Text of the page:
A Political Illustration of the Theory of Relativity

Article excerpt

TONY BLAIR differs from Harold Wilson in all kinds of ways. It may nevertheless be instructive to compare their first years of office. Both came to power relatively young, at 43 and 48 respectively, with Mr Blair only days short of his 44th birthday. Yet we still think of him as young - at any rate, as youthful - whereas Wilson was well into middle age.

Perhaps this reflects no more than my own changed perspective, many years on: a kind of illustration of the theory of relativity. Certainly attitudes towards age generally have changed over the last 30 years, as they have throughout the century. In any case, Wilson was born middle aged; whereas Mr Blair has not progressed much beyond playing as an undergraduate in a rock band.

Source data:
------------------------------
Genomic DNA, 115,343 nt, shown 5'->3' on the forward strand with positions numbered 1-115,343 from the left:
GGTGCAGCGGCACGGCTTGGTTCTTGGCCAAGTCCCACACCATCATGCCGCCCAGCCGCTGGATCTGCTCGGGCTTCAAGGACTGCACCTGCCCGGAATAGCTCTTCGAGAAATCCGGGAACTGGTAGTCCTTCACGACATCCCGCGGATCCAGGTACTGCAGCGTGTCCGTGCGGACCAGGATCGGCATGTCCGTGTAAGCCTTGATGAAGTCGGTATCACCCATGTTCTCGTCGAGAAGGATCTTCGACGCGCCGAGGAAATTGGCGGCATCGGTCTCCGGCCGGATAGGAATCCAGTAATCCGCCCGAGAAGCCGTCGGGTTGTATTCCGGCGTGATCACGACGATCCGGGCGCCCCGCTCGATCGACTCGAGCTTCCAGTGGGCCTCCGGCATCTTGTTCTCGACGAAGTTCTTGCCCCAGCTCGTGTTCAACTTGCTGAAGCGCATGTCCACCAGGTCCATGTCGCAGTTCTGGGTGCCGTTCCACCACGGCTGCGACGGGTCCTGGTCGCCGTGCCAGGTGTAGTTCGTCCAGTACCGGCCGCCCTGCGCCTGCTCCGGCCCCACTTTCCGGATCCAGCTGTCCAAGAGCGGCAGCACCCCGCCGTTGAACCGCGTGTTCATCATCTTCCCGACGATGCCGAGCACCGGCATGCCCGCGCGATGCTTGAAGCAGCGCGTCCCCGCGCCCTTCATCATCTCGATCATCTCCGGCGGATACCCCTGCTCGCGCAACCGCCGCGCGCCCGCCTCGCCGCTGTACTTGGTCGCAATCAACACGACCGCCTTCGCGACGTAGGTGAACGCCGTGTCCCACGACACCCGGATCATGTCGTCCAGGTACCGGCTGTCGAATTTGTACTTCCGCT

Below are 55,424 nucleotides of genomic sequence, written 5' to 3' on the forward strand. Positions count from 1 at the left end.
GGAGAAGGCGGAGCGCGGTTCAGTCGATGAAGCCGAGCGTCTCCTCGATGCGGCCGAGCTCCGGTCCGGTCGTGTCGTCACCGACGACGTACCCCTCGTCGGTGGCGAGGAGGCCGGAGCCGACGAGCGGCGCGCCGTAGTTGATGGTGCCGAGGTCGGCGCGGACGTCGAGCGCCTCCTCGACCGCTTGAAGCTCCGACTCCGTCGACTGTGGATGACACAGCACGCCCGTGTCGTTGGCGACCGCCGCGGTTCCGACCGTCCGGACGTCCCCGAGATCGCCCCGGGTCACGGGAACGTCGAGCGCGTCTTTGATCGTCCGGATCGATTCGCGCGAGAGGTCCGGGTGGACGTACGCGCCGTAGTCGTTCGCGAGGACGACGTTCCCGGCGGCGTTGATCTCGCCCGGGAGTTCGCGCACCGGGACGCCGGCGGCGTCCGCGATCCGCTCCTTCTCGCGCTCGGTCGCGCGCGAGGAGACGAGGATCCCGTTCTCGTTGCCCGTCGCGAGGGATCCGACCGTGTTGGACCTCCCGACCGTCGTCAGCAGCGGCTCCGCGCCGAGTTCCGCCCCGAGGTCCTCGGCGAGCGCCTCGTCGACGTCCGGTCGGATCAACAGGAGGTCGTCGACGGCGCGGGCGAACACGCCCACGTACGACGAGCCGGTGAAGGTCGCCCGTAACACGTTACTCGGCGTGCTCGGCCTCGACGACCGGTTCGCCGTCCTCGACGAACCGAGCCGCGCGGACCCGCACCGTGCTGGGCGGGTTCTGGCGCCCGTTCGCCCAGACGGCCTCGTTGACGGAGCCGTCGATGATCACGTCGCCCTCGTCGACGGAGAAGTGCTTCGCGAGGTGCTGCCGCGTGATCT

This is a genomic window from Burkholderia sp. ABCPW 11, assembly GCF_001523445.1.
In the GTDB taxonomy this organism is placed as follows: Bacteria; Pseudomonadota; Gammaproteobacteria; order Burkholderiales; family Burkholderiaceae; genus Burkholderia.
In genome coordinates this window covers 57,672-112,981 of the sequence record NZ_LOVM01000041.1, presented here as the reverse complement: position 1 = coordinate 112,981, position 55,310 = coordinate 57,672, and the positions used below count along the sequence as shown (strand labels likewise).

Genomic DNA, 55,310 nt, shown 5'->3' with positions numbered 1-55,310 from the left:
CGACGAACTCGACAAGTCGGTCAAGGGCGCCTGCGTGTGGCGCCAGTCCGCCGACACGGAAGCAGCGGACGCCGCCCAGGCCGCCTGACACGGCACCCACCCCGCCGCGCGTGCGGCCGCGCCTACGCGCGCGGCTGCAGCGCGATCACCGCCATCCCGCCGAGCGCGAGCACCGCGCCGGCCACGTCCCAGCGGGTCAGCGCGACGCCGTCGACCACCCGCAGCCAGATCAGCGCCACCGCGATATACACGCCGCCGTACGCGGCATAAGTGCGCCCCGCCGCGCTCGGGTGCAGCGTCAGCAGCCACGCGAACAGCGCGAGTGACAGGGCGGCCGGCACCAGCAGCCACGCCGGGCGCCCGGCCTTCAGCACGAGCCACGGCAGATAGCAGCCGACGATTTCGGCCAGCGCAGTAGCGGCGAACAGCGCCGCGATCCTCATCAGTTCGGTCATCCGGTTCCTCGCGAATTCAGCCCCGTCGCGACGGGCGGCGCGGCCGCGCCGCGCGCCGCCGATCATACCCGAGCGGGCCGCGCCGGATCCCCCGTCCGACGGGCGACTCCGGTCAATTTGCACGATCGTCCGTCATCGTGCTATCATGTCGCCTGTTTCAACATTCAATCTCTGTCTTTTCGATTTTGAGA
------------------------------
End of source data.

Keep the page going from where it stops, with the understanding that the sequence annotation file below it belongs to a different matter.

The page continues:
For three years or so Wilson was almost a popular hero. He was a bit of a card. People were tired of the Tories and their "13 wasted years", as the Labour slogan-writers of the day put it. In retrospect they were rather good years. Likewise people were tired of the same party and their 18 years before the accession of Mr Blair. Despite the Labour slogan, Wilson looked back with admiration to Harold Macmillan; rather as Mr Blair does to Margaret Thatcher. Pop music had then been going for, I suppose, half-a-dozen years. It was not the pervasive force in our national life, second only to television, that it is today. But Wilson still thought it worth his while politically to keep a finger on the amplifier. He anticipated Mr Blair in several other respects as well. He too appointed a professional journalist, Sir (as he later became) Trevor Lloyd-Hughes, as his press spokesman at No 10, though he was not the first to do so: C R Attlee had previously given the job to Francis Williams. His representative among the lobby journalists was Mr Gerald Kaufman, who, together with the sinister economist Thomas Balogh, the half-crazed MP George Wigg and the mysterious woman of business Mrs Marcia Williams, formed a quartet regarded with as much fascinated apprehension as Mr Alastair Campbell and Mr Peter Mandelson are today, though with less justification. Wilson mastered television as no previous prime minister had. His patent flame-throwing gas lighter for lighting his pipe discomposed interviewers and opponents alike, and greatly entertained the public - for in those more tolerant days clouds of smoke drifted across our screens, and it was thought neither curious nor reprehensible. He also vulgarised Prime Minister's Questions, turning it into the bad- tempered, noisy, points-scoring occasion which it remains to this day. When Wilson took over the leadership of the Labour Party to confront Sir Alec Douglas-Home, this parliamentary event was under three years old. The site was, so to speak, ripe for development. All Mr Blair has done is to substitute one session of 30 minutes for two of 15 minutes each. Otherwise Wilson's formula remains unchanged, despite Mr Blair's earlier promise to rededicate the occasion to sweetness and light. The phrase "sound bite" did not exist in 1964. Besides, politicians were quoted at greater length on television and elsewhere. So to that extent the reality which the words describe did not exist either. Still, there was a premium on simple, catchy, short phrases, of which Wilson was a master. He thought in headlines rather than in sound bites. One of his favourite words, hardly used at all outside old-fashioned school stories, was "funk", because it was nice and short "Tories Funked It - Wilson" was a good all- purpose headline. Though Wilson was the first modern prime minister, he was as much a postscript as a prelude. He was the last prime minister to have a romantic view of the past, to say to himself: "Harold, you are treading where Fox and Chatham trod. …